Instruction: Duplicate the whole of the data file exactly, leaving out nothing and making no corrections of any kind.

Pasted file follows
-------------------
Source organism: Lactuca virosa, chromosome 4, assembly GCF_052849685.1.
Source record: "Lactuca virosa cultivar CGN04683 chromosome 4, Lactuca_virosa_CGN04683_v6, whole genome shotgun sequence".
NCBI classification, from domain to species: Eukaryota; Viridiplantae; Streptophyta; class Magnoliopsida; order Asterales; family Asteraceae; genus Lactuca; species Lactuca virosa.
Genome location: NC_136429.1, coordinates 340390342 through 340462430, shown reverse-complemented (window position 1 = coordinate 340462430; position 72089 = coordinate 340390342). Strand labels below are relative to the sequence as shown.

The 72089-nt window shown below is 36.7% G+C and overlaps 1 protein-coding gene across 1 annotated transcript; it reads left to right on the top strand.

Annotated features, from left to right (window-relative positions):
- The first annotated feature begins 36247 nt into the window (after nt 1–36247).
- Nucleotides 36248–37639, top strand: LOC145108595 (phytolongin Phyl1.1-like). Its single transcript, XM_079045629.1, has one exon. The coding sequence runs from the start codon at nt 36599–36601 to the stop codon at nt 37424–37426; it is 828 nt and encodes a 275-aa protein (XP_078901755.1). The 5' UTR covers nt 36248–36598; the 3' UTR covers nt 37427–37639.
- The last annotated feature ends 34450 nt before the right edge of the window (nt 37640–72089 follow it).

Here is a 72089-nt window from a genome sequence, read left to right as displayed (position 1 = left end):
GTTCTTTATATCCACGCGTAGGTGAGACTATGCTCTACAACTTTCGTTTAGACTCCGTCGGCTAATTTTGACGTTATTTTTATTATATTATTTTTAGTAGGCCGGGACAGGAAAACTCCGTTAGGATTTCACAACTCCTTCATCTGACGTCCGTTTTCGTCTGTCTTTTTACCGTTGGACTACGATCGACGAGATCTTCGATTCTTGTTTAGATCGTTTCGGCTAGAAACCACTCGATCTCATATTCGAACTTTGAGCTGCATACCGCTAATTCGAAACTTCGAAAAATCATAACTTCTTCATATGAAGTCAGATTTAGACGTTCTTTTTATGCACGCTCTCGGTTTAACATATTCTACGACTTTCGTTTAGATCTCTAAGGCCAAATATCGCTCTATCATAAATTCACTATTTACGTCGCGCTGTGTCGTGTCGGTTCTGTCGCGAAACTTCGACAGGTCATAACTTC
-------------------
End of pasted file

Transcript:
Source organism: Lactuca virosa, chromosome 4, assembly GCF_052849685.1.
Source record: "Lactuca virosa cultivar CGN04683 chromosome 4, Lactuca_virosa_CGN04683_v6, whole genome shotgun sequence".
NCBI classification, from domain to species: Eukaryota; Viridiplantae; Streptophyta; class Magnoliopsida; order Asterales; family Asteraceae; genus Lactuca; species Lactuca virosa.
Genome location: NC_136429.1, coordinates 340390342 through 340462430, shown reverse-complemented (window position 1 = coordinate 340462430; position 72089 = coordinate 340390342). Strand labels below are relative to the sequence as shown.

The 72089-nt window shown below is 36.7% G+C and overlaps 1 protein-coding gene across 1 annotated transcript; it reads left to right on the top strand.

Annotated features, from left to right (window-relative positions):
- The first annotated feature begins 36247 nt into the window (after nt 1–36247).
- Nucleotides 36248–37639, top strand: LOC145108595 (phytolongin Phyl1.1-like). Its single transcript, XM_079045629.1, has one exon. The coding sequence runs from the start codon at nt 36599–36601 to the stop codon at nt 37424–37426; it is 828 nt and encodes a 275-aa protein (XP_078901755.1). The 5' UTR covers nt 36248–36598; the 3' UTR covers nt 37427–37639.
- The last annotated feature ends 34450 nt before the right edge of the window (nt 37640–72089 follow it).

Here is a 72089-nt window from a genome sequence, read left to right as displayed (position 1 = left end):
GTTCTTTATATCCACGCGTAGGTGAGACTATGCTCTACAACTTTCGTTTAGACTCCGTCGGCTAATTTTGACGTTATTTTTATTATATTATTTTTAGTAGGCCGGGACAGGAAAACTCCGTTAGGATTTCACAACTCCTTCATCTGACGTCCGTTTTCGTCTGTCTTTTTACCGTTGGACTACGATCGACGAGATCTTCGATTCTTGTTTAGATCGTTTCGGCTAGAAACCACTCGATCTCATATTCGAACTTTGAGCTGCATACCGCTAATTCGAAACTTCGAAAAATCATAACTTCTTCATATGAAGTCAGATTTAGACGTTCTTTTTATGCACGCTCTCGGTTTAACATATTCTACGACTTTCGTTTAGATCTCTAAGGCCAAATATCGCTCTATCATAAATTCACTATTTACGTCGCGCTGTGTCGTGTCGGTTCTGTCGCGAAACTTCGACAGGTCATAACTTC